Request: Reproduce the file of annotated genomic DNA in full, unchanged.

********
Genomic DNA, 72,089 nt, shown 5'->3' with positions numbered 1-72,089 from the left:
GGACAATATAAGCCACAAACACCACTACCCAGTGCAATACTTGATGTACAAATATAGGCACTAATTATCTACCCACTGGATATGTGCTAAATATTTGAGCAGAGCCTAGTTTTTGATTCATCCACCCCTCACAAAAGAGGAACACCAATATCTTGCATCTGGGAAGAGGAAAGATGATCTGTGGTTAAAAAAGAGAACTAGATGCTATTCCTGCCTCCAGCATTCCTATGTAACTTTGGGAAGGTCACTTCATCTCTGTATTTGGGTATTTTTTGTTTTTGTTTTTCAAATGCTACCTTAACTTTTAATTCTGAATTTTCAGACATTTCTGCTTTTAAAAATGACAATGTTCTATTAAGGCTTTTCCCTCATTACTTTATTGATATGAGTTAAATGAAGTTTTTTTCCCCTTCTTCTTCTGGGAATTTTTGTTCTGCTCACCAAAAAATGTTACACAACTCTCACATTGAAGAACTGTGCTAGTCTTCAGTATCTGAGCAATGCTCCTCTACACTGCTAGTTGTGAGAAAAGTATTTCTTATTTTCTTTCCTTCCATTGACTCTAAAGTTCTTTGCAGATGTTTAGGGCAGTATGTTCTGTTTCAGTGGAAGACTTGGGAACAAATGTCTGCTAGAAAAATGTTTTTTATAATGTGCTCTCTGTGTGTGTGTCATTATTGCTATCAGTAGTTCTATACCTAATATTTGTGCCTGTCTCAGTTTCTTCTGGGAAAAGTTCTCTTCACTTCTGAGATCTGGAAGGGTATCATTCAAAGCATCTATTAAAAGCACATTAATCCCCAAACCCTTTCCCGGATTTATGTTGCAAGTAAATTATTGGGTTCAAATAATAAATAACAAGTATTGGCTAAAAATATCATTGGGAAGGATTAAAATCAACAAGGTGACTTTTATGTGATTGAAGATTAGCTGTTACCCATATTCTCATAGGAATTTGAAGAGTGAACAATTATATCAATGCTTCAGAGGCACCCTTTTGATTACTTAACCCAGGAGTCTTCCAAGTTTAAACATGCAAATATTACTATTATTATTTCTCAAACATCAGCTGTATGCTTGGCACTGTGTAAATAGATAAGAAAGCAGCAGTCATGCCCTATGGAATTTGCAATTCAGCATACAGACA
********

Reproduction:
Genomic DNA, 72,089 nt, shown 5'->3' with positions numbered 1-72,089 from the left:
GGACAATATAAGCCACAAACACCACTACCCAGTGCAATACTTGATGTACAAATATAGGCACTAATTATCTACCCACTGGATATGTGCTAAATATTTGAGCAGAGCCTAGTTTTTGATTCATCCACCCCTCACAAAAGAGGAACACCAATATCTTGCATCTGGGAAGAGGAAAGATGATCTGTGGTTAAAAAAGAGAACTAGATGCTATTCCTGCCTCCAGCATTCCTATGTAACTTTGGGAAGGTCACTTCATCTCTGTATTTGGGTATTTTTTGTTTTTGTTTTTCAAATGCTACCTTAACTTTTAATTCTGAATTTTCAGACATTTCTGCTTTTAAAAATGACAATGTTCTATTAAGGCTTTTCCCTCATTACTTTATTGATATGAGTTAAATGAAGTTTTTTTCCCCTTCTTCTTCTGGGAATTTTTGTTCTGCTCACCAAAAAATGTTACACAACTCTCACATTGAAGAACTGTGCTAGTCTTCAGTATCTGAGCAATGCTCCTCTACACTGCTAGTTGTGAGAAAAGTATTTCTTATTTTCTTTCCTTCCATTGACTCTAAAGTTCTTTGCAGATGTTTAGGGCAGTATGTTCTGTTTCAGTGGAAGACTTGGGAACAAATGTCTGCTAGAAAAATGTTTTTTATAATGTGCTCTCTGTGTGTGTGTCATTATTGCTATCAGTAGTTCTATACCTAATATTTGTGCCTGTCTCAGTTTCTTCTGGGAAAAGTTCTCTTCACTTCTGAGATCTGGAAGGGTATCATTCAAAGCATCTATTAAAAGCACATTAATCCCCAAACCCTTTCCCGGATTTATGTTGCAAGTAAATTATTGGGTTCAAATAATAAATAACAAGTATTGGCTAAAAATATCATTGGGAAGGATTAAAATCAACAAGGTGACTTTTATGTGATTGAAGATTAGCTGTTACCCATATTCTCATAGGAATTTGAAGAGTGAACAATTATATCAATGCTTCAGAGGCACCCTTTTGATTACTTAACCCAGGAGTCTTCCAAGTTTAAACATGCAAATATTACTATTATTATTTCTCAAACATCAGCTGTATGCTTGGCACTGTGTAAATAGATAAGAAAGCAGCAGTCATGCCCTATGGAATTTGCAATTCAGCATACAGACA